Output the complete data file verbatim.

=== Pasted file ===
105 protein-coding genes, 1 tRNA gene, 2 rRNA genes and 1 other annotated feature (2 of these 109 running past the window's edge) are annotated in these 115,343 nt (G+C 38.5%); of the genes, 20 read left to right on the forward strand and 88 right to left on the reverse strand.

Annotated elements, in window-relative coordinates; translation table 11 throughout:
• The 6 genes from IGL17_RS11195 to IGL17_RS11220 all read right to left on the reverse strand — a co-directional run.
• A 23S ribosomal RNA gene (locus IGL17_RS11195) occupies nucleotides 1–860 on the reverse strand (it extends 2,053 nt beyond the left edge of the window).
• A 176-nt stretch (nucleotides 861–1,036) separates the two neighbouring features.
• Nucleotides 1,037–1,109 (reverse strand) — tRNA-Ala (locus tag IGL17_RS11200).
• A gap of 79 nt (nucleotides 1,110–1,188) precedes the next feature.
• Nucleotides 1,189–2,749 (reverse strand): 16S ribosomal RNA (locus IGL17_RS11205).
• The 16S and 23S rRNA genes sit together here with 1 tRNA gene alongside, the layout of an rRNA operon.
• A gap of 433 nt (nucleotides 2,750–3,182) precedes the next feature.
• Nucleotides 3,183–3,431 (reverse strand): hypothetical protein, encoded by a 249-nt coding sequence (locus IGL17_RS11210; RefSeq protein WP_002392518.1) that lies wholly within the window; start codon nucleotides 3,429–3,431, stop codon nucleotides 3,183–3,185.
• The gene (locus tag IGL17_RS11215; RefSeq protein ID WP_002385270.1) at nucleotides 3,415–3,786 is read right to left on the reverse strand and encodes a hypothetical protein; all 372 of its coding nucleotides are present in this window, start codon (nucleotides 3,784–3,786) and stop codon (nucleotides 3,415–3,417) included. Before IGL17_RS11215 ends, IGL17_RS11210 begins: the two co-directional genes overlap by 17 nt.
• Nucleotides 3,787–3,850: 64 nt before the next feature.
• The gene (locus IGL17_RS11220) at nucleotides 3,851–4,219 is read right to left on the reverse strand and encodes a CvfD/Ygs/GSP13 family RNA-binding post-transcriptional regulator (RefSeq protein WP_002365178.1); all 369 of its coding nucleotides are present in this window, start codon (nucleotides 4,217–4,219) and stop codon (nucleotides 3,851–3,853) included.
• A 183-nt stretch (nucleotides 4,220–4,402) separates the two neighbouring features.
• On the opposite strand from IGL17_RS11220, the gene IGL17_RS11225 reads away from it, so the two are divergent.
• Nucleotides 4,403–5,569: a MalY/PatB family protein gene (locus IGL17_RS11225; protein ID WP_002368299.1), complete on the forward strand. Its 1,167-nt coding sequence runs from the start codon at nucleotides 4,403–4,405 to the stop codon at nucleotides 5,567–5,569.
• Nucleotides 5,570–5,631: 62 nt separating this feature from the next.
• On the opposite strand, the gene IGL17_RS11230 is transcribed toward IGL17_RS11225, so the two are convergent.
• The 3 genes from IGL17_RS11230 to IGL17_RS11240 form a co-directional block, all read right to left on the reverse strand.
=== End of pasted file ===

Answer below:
105 protein-coding genes, 1 tRNA gene, 2 rRNA genes and 1 other annotated feature (2 of these 109 running past the window's edge) are annotated in these 115,343 nt (G+C 38.5%); of the genes, 20 read left to right on the forward strand and 88 right to left on the reverse strand.

Annotated elements, in window-relative coordinates; translation table 11 throughout:
• The 6 genes from IGL17_RS11195 to IGL17_RS11220 all read right to left on the reverse strand — a co-directional run.
• A 23S ribosomal RNA gene (locus IGL17_RS11195) occupies nucleotides 1–860 on the reverse strand (it extends 2,053 nt beyond the left edge of the window).
• A 176-nt stretch (nucleotides 861–1,036) separates the two neighbouring features.
• Nucleotides 1,037–1,109 (reverse strand) — tRNA-Ala (locus tag IGL17_RS11200).
• A gap of 79 nt (nucleotides 1,110–1,188) precedes the next feature.
• Nucleotides 1,189–2,749 (reverse strand): 16S ribosomal RNA (locus IGL17_RS11205).
• The 16S and 23S rRNA genes sit together here with 1 tRNA gene alongside, the layout of an rRNA operon.
• A gap of 433 nt (nucleotides 2,750–3,182) precedes the next feature.
• Nucleotides 3,183–3,431 (reverse strand): hypothetical protein, encoded by a 249-nt coding sequence (locus IGL17_RS11210; RefSeq protein WP_002392518.1) that lies wholly within the window; start codon nucleotides 3,429–3,431, stop codon nucleotides 3,183–3,185.
• The gene (locus tag IGL17_RS11215; RefSeq protein ID WP_002385270.1) at nucleotides 3,415–3,786 is read right to left on the reverse strand and encodes a hypothetical protein; all 372 of its coding nucleotides are present in this window, start codon (nucleotides 3,784–3,786) and stop codon (nucleotides 3,415–3,417) included. Before IGL17_RS11215 ends, IGL17_RS11210 begins: the two co-directional genes overlap by 17 nt.
• Nucleotides 3,787–3,850: 64 nt before the next feature.
• The gene (locus IGL17_RS11220) at nucleotides 3,851–4,219 is read right to left on the reverse strand and encodes a CvfD/Ygs/GSP13 family RNA-binding post-transcriptional regulator (RefSeq protein WP_002365178.1); all 369 of its coding nucleotides are present in this window, start codon (nucleotides 4,217–4,219) and stop codon (nucleotides 3,851–3,853) included.
• A 183-nt stretch (nucleotides 4,220–4,402) separates the two neighbouring features.
• On the opposite strand from IGL17_RS11220, the gene IGL17_RS11225 reads away from it, so the two are divergent.
• Nucleotides 4,403–5,569: a MalY/PatB family protein gene (locus IGL17_RS11225; protein ID WP_002368299.1), complete on the forward strand. Its 1,167-nt coding sequence runs from the start codon at nucleotides 4,403–4,405 to the stop codon at nucleotides 5,567–5,569.
• Nucleotides 5,570–5,631: 62 nt separating this feature from the next.
• On the opposite strand, the gene IGL17_RS11230 is transcribed toward IGL17_RS11225, so the two are convergent.
• The 3 genes from IGL17_RS11230 to IGL17_RS11240 form a co-directional block, all read right to left on the reverse strand.